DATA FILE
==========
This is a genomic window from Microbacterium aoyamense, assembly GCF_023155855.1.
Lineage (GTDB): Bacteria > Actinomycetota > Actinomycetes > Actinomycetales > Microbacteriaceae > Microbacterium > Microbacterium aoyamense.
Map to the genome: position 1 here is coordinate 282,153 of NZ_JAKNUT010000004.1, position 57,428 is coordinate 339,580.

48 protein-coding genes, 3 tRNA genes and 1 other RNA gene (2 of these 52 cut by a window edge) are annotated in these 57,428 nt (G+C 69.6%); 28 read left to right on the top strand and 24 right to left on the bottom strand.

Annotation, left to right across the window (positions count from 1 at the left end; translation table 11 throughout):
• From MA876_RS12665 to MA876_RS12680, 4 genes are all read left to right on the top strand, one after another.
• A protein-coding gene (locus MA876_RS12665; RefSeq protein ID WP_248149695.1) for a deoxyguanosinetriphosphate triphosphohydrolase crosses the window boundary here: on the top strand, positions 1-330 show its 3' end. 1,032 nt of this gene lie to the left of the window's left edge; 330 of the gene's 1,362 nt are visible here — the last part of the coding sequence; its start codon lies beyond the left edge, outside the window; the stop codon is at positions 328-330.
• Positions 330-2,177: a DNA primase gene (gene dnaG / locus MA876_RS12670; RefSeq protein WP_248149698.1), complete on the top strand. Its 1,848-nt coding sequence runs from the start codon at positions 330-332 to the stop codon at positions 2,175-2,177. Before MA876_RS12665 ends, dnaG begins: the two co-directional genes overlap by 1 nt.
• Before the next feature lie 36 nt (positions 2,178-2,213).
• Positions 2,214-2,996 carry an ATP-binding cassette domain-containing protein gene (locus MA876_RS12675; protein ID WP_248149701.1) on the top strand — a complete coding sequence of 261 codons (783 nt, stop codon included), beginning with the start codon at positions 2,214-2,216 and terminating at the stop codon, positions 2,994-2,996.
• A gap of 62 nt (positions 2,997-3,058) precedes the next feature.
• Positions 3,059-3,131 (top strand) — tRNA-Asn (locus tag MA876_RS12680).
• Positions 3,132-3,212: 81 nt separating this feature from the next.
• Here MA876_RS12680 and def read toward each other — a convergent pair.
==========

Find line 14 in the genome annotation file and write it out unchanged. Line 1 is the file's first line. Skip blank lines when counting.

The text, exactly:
• Here MA876_RS12680 and def read toward each other — a convergent pair.